Once the Stem wall is built, rebar installed, and Integra bolts layed out, it is time for it to be inspected, and grouted.
On larger jobs, a concrete truck and a grout pump is used to fill up the block wall. Most stem walls are grouted completely solid. You can see in the photo below , a concrete truck, the grout pump, and the hose leading to Jason and Aaron while they place the “grout”. (Grout is concrete that has smaller rocks in it so it will pass through the hose and flow properly inside the wall)
Once the grout is placed, the grout is scraped level to the block, and the integra bolts are placed into the grout according to a plan outlined by the Integra Engineers.
Once the stem wall is complete, it is time for the plumbers and electricians to place their “underslab” piping in its position. Then the stem wall is back filled with dirt, and compacted, a layer of ABC (rock and sand) is placed on top of that leaving about 4″ remaining for the concrete floor to be poured to the top of the stem wall.
The photo below is of a footing that was recently poured for a custom home that we are building in Central Phoenix. (A footing is a foundation usually out of concrete that is used as a base to support the weight of your house. ) Many houses start out this way unless they are using a Post-tensioned slab. (We can discuss that at another time.) You can see rebar coming out of the footing that will provide a connection between the footing and the stem wall.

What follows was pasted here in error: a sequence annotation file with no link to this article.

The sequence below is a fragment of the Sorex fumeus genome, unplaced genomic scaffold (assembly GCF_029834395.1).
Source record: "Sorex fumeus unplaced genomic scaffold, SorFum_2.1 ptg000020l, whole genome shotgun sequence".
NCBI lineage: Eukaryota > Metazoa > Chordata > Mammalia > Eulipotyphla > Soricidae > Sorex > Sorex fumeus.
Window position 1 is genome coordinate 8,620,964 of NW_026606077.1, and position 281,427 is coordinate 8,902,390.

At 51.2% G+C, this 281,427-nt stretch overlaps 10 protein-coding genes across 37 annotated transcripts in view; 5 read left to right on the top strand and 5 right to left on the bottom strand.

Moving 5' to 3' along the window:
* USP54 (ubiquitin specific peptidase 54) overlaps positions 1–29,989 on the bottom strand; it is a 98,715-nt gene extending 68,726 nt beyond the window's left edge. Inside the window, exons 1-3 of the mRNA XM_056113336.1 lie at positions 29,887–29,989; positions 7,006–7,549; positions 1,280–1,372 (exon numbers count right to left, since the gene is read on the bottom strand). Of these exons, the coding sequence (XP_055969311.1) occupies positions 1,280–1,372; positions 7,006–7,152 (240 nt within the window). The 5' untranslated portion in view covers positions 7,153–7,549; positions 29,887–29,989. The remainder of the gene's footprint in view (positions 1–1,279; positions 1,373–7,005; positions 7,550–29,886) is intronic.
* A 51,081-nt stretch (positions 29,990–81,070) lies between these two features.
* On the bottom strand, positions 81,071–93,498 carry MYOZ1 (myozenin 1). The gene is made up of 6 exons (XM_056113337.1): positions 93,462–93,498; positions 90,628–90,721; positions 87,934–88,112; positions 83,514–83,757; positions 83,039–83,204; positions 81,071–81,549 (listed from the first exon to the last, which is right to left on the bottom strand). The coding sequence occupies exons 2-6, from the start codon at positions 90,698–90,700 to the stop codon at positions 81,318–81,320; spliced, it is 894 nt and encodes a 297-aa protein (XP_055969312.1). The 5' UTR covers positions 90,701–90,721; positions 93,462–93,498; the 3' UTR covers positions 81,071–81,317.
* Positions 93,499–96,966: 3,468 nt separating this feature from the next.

The stem wall is used to raise up the outside perimeter of your house to the future level of your floor. (See Photo below)
In the photo above, you will notice a channel running through the top row of block. This channel is an opening for the masons to place horizontal rebar into. When grouted, (filled with concrete) that top row of block is called a bondbeam. A bondbeam adds strength to a wall. It combines the weight bearing properties and rigidity of block, with the strength and bendability of rebar.